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Teaching children to appreciate garden wildlife

By teaching our children to appreciate the natural world and its inhabitants, we can ensure the welfare of our planet for generations to come. This may sound like a big claim but it all starts with something small like the garden, and there are many things you can do to interest your offspring into venturing into the garden and caring for the wildlife contained within. For most, the back garden of your home will be the first point of contact for your kids to the natural world and a chance for them to experience insects and animals in their natural habitat.

This can have many positive influences on your child particularly in the early years. Besides the obvious fresh air and exercise and increased concentration levels, the child will build a rapport with the wildlife and a tolerance to allergies such as hay fever. Also, the fact that they are constantly learning new things means their brain will develop quicker than if they were stuck in front of the TV for hours on end. There are a number of things you can do to solidify your child's interest in caring for wildlife and the environment, some of which are outlined below.

Introducing brightly coloured and interesting flowers into the garden will encourage favourites such as bees and butterflies into the garden adding a visual element of life that will engage the child from day one. 

Sunflowers are a perfect example of this; the seeds are easy to handle and plant by kids and the heights they reach will give them an added sense of accomplishment and admiration. Even when the flower dies, the fun doesn't stop there are kids can eat the seeds as a reward.

By mimicking natural habitats of other animals such as squirrels, hedgehogs and birds, the kids will get a feel for larger animals which will remove the notion of animals being a threat and may even negate the need for costly pets! Remember that for animals to feel at home, a sufficient food and water supply needs to be established, particularly during the colder months. High energy fat and suet feeds are especially recommended. Water supplies could be in the form of a pond, boggy area or a bird bath though make sure this is constantly topped up with fresh clean water so that algae does not form. Also check that this does not freeze over in frosty weather as this could cut off the only water supply to some animals.

Hands on projects and activities will keep the kids entertained while they learn. By allowing them to 'own' their own section of the garden to work on and plant their own plants and vegetation will heighten their sense of accomplishment when flowers flourish and vegetables grow. Kids tools are also available for purchase which will give the child a real sense of ownership, a vital lesson in life.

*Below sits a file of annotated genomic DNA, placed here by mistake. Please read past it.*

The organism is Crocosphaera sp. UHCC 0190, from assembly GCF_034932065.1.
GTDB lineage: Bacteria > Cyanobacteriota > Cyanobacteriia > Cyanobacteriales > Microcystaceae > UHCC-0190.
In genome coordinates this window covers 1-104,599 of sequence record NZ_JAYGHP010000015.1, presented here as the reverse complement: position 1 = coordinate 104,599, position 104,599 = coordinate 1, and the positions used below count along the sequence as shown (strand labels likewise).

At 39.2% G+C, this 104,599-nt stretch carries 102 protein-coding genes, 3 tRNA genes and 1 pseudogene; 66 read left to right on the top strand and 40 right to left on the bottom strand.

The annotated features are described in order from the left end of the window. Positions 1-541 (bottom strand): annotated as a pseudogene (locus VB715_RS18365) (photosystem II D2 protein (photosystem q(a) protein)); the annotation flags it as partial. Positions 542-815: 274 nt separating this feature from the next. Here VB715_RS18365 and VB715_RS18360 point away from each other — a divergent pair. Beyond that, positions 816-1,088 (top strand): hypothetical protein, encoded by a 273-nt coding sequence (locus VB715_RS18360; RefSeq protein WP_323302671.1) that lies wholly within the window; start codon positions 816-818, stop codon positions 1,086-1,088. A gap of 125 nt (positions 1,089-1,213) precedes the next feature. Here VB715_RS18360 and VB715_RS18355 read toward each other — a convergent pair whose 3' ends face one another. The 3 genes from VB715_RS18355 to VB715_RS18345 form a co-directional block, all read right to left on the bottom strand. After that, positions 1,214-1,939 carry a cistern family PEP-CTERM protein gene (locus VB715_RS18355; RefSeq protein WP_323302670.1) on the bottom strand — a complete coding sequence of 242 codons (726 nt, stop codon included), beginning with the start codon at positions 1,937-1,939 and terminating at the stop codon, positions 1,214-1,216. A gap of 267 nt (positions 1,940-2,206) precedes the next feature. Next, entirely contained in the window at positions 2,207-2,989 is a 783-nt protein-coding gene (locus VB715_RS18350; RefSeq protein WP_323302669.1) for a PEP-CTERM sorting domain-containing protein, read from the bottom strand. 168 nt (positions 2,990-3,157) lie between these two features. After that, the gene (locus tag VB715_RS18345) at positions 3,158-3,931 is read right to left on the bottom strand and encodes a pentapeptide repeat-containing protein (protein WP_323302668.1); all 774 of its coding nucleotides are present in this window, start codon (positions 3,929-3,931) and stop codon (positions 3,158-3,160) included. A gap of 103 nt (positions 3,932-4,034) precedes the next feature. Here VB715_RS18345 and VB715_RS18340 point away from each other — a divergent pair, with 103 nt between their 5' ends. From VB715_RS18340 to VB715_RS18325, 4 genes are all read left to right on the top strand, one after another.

Building a pond or water feature is also an excellent way of attracting wildlife such as frogs and invites the possibility of introducing some goldfish, fascinating to watch from a kid's point of view! Remember to have sloping sides where possible to allow creatures easy access into and out of the pond and add lots of plants which are not only visually pleasing, but are an excellent source of oxygen for the water.

Other activities could involve the child exploring the garden armed with a magnifying glass, a clear container or jar, a pencil and paper and really learning about the inhabitants and recording their findings through pictures and words. Helping them build a makeshift ant farm or wormery is an easy and satisfying task allowing them to get up close and personal with the insects.

The simplest way is to obtain a clear empty 2Ltr bottle and cut off the top. Poking holes in the bottom will allow excess water to drain and covering the top with kitchen roll will allow sufficient air to get through while stopping the creatures from escaping. Imitate the insect's natural habitat and make sure sufficient food and water is available, then you are ready to introduce the creatures into their new home. Remember to release them after a week and replace with new ones if necessary as to not cause any distress.

Building birdhouses and feeding stations out of wood is another fun task that the child will really enjoy, however, this can be very dangerous if not supervised properly. Quality, cheap bird houses and boxes can be purchased from garden centres and the results can be very encouraging.

Although there is a lot of fun and learning to be had in the garden, there are also many hazards that need to be avoided where possible. Many of these are common sense and an additional learning opportunity for your child. Prickly and thorny plants should be avoided where possible or sectioned off as should plants with poisonous and toxic berries which may be appealing to young eyes. Water is always a big hazard and if you have or are thinking of introducing a pond then necessary precautions should be taken. This could be in the form of wire netting over the top or fencing around the perimeter making it inaccessible to unsupervised children.

One more thing to consider is visibility from the house as household tasks will demand attention meaning that you will be unable to spend all day supervising at close proximity. With this in mind, tying back or removing bushes, hedging and trees should be taken into consideration if it hinders the view of any part of the garden, though remember, these often provide the homes for many animals.

 

Above all else, have fun and enjoy your garden!

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